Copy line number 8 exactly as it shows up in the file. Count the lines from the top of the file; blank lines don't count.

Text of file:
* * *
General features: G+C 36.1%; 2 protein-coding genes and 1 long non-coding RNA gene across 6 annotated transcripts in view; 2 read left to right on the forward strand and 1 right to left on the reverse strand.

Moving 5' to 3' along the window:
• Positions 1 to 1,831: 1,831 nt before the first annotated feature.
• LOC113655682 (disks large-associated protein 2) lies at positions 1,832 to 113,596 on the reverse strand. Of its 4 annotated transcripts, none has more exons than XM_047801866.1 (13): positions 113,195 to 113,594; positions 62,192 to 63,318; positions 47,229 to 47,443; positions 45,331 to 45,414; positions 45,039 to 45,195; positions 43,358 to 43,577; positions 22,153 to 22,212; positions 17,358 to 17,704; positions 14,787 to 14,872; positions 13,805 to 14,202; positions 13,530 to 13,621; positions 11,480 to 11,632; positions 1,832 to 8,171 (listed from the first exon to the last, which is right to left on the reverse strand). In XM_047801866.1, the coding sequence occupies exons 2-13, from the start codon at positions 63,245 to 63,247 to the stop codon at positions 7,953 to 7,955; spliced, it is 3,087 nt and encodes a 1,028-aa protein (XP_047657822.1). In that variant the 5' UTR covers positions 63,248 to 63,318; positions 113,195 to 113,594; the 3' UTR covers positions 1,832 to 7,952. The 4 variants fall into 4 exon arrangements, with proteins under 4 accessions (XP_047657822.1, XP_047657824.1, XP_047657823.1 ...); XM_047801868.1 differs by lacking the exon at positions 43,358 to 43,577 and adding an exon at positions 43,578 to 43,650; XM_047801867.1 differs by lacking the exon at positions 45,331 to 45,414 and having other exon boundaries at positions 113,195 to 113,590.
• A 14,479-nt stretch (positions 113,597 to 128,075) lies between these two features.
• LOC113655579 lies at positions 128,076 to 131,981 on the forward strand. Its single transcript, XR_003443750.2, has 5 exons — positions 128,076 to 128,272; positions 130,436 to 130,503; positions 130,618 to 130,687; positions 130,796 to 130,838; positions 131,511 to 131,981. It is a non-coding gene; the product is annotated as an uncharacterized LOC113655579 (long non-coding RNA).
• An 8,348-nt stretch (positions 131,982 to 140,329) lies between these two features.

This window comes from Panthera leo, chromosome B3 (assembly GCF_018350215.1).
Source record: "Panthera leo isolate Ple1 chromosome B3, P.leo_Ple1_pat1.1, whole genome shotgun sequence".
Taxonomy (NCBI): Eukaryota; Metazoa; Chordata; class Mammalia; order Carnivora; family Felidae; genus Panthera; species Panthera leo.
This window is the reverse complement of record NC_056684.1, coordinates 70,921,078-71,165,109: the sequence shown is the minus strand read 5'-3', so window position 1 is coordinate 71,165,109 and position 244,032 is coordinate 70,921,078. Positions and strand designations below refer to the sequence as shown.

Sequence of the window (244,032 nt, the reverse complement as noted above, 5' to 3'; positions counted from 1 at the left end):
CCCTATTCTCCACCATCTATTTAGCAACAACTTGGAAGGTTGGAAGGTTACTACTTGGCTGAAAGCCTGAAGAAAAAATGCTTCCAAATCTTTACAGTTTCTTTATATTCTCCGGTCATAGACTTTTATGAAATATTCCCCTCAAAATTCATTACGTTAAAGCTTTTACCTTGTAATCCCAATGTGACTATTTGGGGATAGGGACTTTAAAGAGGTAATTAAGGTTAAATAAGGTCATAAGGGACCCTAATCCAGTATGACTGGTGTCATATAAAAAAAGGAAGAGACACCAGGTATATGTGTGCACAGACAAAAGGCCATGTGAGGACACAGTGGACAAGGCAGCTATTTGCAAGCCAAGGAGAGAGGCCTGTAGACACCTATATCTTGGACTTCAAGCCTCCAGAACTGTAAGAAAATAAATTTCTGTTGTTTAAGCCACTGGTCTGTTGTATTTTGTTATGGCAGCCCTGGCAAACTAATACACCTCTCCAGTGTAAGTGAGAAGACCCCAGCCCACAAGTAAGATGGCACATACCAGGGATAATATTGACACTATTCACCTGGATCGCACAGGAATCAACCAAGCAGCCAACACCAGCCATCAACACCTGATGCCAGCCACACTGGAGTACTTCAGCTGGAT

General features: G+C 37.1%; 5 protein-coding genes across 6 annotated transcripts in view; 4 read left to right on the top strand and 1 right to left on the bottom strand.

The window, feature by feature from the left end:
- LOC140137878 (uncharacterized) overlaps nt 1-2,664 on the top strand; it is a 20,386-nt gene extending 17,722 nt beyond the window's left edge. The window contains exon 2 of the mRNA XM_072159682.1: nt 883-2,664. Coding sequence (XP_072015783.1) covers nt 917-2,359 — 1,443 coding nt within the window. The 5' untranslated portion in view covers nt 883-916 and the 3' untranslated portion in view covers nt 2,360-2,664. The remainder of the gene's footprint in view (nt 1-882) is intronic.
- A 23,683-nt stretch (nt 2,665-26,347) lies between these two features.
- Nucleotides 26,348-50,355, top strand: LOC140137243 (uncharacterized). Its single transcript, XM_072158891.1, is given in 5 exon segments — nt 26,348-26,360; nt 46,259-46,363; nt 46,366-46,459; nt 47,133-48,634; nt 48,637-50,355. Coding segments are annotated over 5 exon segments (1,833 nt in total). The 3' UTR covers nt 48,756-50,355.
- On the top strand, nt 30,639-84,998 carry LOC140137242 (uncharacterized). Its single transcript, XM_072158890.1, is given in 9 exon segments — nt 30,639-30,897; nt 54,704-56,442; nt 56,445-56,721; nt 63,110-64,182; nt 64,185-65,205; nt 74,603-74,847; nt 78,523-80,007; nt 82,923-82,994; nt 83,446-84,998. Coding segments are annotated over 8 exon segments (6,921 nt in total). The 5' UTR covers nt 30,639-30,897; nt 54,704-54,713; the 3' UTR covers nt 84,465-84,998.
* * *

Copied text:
This window comes from Panthera leo, chromosome B3 (assembly GCF_018350215.1).